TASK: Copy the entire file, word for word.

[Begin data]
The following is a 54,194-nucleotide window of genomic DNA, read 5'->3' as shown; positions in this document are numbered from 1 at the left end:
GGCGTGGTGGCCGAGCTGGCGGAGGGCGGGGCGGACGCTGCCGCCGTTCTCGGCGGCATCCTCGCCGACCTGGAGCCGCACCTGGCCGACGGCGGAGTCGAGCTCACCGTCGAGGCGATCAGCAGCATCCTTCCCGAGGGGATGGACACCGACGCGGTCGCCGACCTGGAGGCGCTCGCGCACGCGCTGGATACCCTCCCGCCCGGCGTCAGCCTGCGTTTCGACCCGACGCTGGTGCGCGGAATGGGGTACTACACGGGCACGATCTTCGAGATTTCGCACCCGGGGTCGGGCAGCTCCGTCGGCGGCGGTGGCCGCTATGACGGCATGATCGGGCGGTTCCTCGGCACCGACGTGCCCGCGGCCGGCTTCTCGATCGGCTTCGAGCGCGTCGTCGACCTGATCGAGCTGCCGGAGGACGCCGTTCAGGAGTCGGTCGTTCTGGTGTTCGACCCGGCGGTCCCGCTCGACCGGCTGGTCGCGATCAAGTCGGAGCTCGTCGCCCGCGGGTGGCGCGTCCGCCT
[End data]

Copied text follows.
The following is a 54,194-nucleotide window of genomic DNA, read 5'->3' as shown; positions in this document are numbered from 1 at the left end:
GGCGTGGTGGCCGAGCTGGCGGAGGGCGGGGCGGACGCTGCCGCCGTTCTCGGCGGCATCCTCGCCGACCTGGAGCCGCACCTGGCCGACGGCGGAGTCGAGCTCACCGTCGAGGCGATCAGCAGCATCCTTCCCGAGGGGATGGACACCGACGCGGTCGCCGACCTGGAGGCGCTCGCGCACGCGCTGGATACCCTCCCGCCCGGCGTCAGCCTGCGTTTCGACCCGACGCTGGTGCGCGGAATGGGGTACTACACGGGCACGATCTTCGAGATTTCGCACCCGGGGTCGGGCAGCTCCGTCGGCGGCGGTGGCCGCTATGACGGCATGATCGGGCGGTTCCTCGGCACCGACGTGCCCGCGGCCGGCTTCTCGATCGGCTTCGAGCGCGTCGTCGACCTGATCGAGCTGCCGGAGGACGCCGTTCAGGAGTCGGTCGTTCTGGTGTTCGACCCGGCGGTCCCGCTCGACCGGCTGGTCGCGATCAAGTCGGAGCTCGTCGCCCGCGGGTGGCGCGTCCGCCT